|Can we listen to each other?|
Editorial: Dixie board should lead name-change decision
By MARIN IJ EDITORIAL BOARD |
October 24, 2018 at 10:00 am
Over the years the names of Marin public schools and their districts have changed a lot. Most of the changes were the result of changing times, most often the consolidation of smaller districts.
For many years, the Clark School District served children in West Marin, until it merged with the Tomales School District is 1943. Today, the area it drew children from is served by the Shoreline Unified School District.
Same for the Garcia, Shafter, Pierce and Halleck (named for Union general Henry Halleck) school districts that governed public schools in West Marin. All were named for Marin pioneers, some of whom are remembered by other landmarks such as a bridge, ranch or prominent spot on the map.
The Eastland School District was formed in Mill Valley in 1892 and was merged with the Mill Valley School District.
In 1913, the Ross Landing School District changed its name to the Kentfield School District.
Today, most of the names of Marin school districts reflect their geographic location.
A long-standing anomaly is the Dixie School District, started in 1864 in the schoolhouse built by pioneer rancher James Miller.
Although Marin was a Union hotbed during the Civil War, according to the Old Dixie Schoolhouse web page, the district got its name on a dare from Southern sympathizers who had helped build the schoolhouse that Miller came to name “Dixie.” See the full article HERE
Why not commit to a year of community discussion with the goal of understanding both sides of the debate?
I doubt we will have any more "proof" than we have today.
There are essentially two versions of how Dixie got its name. 1.) It was named on a dare in 1863 during the Civil War as an act of mischief because Miller, the person who built Dixie School house had friends from the South who helped it build it. Miller was a prosperous Irish immigrant who lived for a short time in Missouri, a confederate state but had emigrated to Marin County in 1849 before the Civil War. 2.) Miller named his school for Mary Dixie, a Miwok woman from Vallecito, who he had met during his travels. There was never intent to immortalize the Confederacy.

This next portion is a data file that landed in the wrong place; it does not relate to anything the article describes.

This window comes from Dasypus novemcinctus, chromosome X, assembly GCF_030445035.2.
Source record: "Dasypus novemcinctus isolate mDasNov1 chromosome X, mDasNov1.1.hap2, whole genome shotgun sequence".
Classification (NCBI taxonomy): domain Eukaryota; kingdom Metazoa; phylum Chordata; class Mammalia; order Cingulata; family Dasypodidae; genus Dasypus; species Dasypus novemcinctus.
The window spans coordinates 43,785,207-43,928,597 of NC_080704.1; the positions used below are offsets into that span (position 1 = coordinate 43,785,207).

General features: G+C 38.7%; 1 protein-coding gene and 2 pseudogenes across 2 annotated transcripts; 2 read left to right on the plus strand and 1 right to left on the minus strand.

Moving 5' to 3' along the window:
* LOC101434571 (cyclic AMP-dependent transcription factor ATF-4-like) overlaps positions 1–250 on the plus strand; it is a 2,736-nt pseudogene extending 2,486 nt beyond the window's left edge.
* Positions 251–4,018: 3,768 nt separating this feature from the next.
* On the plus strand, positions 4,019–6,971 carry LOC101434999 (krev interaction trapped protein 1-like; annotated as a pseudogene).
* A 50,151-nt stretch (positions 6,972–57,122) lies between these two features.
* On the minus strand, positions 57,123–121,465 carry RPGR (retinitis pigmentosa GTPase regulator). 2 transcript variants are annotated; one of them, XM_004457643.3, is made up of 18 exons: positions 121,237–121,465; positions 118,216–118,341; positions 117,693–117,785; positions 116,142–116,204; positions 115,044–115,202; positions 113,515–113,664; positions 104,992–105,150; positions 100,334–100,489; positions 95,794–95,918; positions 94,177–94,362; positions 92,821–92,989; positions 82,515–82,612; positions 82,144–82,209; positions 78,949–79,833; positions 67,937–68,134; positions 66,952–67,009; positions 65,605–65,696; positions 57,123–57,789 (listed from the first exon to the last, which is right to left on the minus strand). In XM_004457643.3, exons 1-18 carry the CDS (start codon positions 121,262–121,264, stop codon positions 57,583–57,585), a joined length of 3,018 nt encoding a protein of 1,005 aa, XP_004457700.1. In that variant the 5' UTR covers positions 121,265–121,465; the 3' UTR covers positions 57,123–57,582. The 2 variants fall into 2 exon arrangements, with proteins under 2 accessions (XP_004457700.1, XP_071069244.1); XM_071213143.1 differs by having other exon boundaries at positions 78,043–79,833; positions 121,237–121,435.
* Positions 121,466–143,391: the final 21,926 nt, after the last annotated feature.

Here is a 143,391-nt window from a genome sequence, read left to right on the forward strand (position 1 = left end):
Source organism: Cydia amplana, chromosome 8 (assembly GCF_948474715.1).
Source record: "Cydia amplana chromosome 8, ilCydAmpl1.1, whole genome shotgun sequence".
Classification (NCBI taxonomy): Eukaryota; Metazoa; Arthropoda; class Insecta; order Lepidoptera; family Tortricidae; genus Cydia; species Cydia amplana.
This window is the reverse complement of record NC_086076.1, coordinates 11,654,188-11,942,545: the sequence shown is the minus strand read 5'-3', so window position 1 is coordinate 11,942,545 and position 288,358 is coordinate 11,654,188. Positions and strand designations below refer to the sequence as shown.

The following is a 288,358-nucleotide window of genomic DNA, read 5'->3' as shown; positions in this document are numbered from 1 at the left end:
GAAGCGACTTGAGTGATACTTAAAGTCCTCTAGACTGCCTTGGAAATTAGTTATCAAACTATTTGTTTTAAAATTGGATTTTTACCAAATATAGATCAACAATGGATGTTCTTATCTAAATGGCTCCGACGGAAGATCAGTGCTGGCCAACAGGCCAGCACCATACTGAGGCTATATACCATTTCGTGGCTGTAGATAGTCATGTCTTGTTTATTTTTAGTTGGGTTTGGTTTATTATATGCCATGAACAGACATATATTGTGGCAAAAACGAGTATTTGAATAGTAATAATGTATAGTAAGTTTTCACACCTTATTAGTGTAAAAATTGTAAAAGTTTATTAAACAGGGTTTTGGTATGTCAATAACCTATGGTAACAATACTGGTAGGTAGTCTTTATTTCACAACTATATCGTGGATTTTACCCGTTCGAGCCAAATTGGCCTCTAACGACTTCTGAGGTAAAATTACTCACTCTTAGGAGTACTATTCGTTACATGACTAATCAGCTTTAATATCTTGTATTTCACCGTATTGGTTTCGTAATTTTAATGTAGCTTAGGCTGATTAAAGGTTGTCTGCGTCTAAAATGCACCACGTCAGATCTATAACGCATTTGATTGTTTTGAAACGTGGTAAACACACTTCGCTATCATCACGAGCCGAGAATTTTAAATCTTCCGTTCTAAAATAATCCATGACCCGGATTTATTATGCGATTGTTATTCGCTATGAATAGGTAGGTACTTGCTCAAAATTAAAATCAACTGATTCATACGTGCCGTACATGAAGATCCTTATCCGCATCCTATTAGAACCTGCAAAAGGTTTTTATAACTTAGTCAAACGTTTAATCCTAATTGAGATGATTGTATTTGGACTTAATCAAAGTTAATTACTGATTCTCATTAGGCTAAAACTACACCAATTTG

Whatever his intent, Miller created a vital social institution that helped educate thousands of children in the subsequent years which became the Dixie School district which the community is justifiably proud. No one that I know in the "We are Dixie" makes the link today with the Confederacy any more than they think of "Las Gallinas" is about "the chickens". It is just a word and the suggestion that it represents intolerance, racism or white supremacy is a smear on our community. The "Change the Name" people believe that ignoring the issue demonstrates that the community is petty and intolerant today. Changing the name will signal that we have grown more tolerant and inclusive. It is more than an exercise in political correctness. It is a statement of community.
Can both positions be true? I don't think it is worth trying to "prove" that which cannot be proven. Both stories are based on second hand accounts. No corroborative evidence exists. Nevertheless, the insults volleyed from both sides ARE a problem. Let's listen to each other and decide how we embrace our future.
For me, the issue is naming the school "Dixie" in 1863 during the worst moments in our nations history when thousands died over the war of slavery. I don't need to know the "reason" or the "true story". It doesn't make a difference to me. The name of our school district should reflect the future we want to embrace.
Can we listen to each other with compassion? I think it is possible.
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